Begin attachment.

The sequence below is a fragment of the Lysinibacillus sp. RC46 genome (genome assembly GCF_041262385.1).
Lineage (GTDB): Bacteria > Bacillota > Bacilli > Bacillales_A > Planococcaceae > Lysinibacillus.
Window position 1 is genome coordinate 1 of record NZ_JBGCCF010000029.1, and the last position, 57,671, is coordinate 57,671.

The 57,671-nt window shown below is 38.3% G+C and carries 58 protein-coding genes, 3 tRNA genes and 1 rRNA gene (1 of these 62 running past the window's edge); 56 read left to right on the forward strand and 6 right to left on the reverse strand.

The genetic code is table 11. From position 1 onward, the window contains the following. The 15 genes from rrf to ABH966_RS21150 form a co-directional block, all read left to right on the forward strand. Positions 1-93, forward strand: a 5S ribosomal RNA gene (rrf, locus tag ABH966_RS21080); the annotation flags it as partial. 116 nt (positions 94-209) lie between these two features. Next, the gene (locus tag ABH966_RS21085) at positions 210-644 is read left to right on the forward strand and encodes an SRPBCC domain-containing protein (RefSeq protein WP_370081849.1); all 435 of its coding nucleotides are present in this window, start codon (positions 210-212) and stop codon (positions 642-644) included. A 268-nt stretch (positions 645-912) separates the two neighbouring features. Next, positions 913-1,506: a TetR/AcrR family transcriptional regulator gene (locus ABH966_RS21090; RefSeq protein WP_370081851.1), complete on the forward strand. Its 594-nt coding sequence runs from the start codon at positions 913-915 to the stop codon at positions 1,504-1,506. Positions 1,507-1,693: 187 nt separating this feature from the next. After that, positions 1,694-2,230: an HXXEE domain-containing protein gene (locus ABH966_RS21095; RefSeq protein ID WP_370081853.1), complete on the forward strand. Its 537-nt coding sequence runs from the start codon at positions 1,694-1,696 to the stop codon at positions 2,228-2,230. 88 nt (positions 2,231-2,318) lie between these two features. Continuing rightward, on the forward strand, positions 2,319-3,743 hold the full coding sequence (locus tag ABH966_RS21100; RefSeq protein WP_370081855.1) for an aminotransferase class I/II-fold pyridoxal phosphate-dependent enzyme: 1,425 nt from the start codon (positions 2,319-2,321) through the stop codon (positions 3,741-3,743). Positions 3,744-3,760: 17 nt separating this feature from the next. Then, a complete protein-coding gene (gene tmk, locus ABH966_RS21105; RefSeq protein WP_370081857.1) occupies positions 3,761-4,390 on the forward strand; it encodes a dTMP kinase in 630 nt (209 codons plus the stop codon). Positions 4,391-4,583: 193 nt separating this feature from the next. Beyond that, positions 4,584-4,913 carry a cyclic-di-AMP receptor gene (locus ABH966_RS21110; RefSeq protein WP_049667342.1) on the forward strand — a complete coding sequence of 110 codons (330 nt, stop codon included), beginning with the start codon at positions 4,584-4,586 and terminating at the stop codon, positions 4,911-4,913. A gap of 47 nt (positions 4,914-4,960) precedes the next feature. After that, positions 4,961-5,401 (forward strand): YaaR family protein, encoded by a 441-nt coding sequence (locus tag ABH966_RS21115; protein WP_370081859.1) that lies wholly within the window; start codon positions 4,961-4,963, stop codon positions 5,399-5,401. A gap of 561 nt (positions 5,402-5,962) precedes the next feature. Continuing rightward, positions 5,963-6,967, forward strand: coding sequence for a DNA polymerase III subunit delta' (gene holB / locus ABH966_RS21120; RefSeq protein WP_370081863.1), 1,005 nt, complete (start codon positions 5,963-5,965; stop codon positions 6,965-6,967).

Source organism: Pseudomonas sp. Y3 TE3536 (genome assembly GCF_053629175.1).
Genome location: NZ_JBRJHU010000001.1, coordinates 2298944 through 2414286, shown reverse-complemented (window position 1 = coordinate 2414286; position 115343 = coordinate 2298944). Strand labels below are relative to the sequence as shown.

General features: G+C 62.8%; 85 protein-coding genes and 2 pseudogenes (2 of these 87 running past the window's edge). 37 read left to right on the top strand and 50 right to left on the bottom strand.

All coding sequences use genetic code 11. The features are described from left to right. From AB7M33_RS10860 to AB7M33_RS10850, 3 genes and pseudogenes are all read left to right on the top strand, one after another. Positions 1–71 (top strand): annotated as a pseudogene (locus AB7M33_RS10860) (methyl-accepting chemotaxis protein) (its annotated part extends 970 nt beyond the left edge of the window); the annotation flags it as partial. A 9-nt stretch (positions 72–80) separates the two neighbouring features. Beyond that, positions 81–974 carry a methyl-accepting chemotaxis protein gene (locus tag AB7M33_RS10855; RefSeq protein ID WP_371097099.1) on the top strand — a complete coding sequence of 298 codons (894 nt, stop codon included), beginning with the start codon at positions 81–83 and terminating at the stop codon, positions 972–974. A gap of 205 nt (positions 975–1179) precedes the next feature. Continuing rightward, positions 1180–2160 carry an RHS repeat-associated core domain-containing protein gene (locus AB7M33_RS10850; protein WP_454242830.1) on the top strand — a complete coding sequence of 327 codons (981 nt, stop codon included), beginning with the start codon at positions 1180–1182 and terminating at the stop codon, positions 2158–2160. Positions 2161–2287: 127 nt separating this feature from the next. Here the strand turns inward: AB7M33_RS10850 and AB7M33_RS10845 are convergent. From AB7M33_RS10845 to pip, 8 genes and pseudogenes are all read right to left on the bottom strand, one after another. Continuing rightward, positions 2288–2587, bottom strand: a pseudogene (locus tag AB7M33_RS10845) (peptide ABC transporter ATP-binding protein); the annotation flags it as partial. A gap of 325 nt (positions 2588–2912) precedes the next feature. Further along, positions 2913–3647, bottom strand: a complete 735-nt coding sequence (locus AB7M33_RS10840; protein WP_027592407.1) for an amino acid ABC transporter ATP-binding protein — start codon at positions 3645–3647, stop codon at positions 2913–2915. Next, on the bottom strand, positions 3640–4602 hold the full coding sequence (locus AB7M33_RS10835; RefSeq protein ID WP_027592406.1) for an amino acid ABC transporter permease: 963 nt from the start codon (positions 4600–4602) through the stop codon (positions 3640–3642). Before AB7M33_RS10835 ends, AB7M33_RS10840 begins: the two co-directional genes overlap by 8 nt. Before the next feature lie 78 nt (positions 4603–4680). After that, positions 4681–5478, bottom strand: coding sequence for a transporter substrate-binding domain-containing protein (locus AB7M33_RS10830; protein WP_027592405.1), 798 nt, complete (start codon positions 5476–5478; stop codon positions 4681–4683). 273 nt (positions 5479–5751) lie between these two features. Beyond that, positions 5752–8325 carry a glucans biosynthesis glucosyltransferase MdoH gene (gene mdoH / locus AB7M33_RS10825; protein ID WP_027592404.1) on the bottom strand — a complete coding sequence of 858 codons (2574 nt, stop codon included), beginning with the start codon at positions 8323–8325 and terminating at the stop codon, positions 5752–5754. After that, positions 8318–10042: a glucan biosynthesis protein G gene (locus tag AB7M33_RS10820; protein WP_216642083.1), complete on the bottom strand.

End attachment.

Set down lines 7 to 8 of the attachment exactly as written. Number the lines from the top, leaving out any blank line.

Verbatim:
Genome location: NZ_JBRJHU010000001.1, coordinates 2298944 through 2414286, shown reverse-complemented (window position 1 = coordinate 2414286; position 115343 = coordinate 2298944). Strand labels below are relative to the sequence as shown.

General features: G+C 62.8%; 85 protein-coding genes and 2 pseudogenes (2 of these 87 running past the window's edge). 37 read left to right on the top strand and 50 right to left on the bottom strand.